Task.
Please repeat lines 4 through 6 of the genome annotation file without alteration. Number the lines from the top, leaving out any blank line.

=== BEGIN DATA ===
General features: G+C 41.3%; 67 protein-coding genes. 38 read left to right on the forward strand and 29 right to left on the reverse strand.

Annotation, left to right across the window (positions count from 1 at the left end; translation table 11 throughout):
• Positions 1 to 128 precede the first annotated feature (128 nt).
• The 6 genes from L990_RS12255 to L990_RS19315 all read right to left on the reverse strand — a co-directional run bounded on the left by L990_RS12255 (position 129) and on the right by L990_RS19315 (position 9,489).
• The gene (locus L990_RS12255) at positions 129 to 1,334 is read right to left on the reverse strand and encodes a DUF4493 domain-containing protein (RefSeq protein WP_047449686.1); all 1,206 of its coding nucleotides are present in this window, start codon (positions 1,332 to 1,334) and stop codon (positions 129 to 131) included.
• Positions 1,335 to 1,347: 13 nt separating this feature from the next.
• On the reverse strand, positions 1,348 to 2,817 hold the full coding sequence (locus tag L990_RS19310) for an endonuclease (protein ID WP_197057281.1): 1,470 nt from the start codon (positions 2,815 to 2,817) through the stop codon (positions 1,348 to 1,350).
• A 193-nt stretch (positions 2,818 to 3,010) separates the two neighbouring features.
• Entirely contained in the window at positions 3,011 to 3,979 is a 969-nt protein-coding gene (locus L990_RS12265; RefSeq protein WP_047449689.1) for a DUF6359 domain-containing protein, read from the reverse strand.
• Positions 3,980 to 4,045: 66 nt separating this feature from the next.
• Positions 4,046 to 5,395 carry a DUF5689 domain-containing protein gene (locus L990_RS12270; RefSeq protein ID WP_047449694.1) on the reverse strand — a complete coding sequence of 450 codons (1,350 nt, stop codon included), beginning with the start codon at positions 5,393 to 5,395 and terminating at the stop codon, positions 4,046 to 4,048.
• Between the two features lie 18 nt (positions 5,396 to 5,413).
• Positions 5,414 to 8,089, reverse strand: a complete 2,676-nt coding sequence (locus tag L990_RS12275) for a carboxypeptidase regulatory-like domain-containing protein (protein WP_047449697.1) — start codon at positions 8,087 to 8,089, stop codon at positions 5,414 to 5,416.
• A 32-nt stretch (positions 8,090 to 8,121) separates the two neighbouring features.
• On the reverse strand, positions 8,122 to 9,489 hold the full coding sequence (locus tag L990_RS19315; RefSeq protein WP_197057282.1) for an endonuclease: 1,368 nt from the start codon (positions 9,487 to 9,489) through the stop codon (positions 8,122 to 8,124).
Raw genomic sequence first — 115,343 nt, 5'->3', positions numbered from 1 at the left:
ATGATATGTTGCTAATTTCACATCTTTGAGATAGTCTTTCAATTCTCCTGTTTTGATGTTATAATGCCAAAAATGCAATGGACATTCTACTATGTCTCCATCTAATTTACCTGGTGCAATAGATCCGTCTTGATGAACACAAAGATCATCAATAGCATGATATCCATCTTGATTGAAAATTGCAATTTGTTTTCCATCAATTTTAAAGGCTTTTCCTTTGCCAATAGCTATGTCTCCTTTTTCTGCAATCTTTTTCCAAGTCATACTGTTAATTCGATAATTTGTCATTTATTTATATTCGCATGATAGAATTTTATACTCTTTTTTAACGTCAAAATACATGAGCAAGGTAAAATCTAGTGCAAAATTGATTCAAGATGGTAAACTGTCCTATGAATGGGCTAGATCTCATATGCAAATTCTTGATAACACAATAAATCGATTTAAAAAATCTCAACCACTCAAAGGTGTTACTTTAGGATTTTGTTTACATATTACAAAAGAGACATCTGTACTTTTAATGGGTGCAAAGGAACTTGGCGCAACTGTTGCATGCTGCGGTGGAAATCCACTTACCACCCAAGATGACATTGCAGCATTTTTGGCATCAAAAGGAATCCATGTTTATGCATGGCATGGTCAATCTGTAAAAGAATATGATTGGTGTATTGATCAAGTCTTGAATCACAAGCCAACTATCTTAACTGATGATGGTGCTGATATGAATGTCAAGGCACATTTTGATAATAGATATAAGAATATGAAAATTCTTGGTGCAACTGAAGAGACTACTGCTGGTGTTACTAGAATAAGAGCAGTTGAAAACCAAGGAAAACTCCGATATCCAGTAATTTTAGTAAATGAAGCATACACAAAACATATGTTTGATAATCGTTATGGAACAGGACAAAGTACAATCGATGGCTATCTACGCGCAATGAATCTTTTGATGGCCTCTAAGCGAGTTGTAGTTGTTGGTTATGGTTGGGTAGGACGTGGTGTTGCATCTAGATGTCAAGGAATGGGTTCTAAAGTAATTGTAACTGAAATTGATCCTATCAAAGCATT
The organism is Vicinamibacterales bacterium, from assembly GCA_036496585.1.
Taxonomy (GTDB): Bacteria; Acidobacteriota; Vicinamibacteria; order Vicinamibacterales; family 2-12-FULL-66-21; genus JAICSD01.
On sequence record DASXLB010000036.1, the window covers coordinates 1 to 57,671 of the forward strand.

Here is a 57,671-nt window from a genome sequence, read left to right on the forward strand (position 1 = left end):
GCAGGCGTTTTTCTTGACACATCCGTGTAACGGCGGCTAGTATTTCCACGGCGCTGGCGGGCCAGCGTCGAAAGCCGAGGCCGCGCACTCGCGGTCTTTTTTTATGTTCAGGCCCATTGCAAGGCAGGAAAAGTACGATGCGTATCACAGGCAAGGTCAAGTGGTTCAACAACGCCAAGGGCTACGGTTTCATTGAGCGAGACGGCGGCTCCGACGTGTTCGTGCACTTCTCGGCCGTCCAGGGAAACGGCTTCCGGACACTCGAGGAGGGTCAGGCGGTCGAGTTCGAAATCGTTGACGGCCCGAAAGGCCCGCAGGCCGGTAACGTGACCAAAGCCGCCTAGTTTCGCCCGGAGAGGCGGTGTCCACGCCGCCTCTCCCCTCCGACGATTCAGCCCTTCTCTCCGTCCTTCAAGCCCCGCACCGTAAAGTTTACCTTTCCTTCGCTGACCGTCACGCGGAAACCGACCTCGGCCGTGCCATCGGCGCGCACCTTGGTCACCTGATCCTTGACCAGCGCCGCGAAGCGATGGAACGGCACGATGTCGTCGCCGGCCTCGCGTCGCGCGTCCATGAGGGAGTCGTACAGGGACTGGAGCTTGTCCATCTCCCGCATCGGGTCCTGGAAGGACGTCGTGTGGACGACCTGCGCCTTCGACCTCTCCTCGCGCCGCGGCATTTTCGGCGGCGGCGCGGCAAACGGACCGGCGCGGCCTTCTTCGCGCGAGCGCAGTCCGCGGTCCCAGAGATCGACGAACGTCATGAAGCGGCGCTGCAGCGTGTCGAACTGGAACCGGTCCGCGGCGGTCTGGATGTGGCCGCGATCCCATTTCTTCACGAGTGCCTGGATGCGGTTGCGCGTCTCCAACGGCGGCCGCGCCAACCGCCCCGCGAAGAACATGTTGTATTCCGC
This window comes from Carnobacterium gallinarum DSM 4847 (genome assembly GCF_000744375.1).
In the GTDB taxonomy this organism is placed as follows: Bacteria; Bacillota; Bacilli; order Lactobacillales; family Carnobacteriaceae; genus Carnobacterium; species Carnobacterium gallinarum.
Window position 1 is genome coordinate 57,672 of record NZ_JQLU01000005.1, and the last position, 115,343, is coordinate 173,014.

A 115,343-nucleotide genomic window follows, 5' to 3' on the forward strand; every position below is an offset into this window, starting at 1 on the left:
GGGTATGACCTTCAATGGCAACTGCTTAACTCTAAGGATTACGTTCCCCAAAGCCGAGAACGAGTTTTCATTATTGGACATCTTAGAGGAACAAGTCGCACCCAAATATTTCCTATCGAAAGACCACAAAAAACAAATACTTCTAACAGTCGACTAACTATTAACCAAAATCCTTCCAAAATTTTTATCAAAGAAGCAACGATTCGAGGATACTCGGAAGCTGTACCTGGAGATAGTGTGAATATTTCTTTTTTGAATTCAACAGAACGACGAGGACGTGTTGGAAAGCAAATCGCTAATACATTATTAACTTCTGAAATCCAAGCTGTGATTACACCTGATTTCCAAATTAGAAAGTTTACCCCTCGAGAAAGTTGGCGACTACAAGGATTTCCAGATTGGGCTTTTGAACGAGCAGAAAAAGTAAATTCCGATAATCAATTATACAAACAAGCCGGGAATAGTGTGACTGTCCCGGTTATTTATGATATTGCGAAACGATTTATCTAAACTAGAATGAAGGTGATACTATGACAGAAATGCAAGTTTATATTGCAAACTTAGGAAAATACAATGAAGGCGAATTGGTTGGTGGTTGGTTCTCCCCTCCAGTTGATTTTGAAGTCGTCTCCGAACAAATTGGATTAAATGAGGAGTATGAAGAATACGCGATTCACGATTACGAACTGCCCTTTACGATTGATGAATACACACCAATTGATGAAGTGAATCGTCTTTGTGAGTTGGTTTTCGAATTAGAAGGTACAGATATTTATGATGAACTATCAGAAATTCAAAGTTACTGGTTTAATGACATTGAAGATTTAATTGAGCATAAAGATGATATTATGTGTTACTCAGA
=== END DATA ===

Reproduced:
• The 6 genes from L990_RS12255 to L990_RS19315 all read right to left on the reverse strand — a co-directional run bounded on the left by L990_RS12255 (position 129) and on the right by L990_RS19315 (position 9,489).
• The gene (locus L990_RS12255) at positions 129 to 1,334 is read right to left on the reverse strand and encodes a DUF4493 domain-containing protein (RefSeq protein WP_047449686.1); all 1,206 of its coding nucleotides are present in this window, start codon (positions 1,332 to 1,334) and stop codon (positions 129 to 131) included.
• Positions 1,335 to 1,347: 13 nt separating this feature from the next.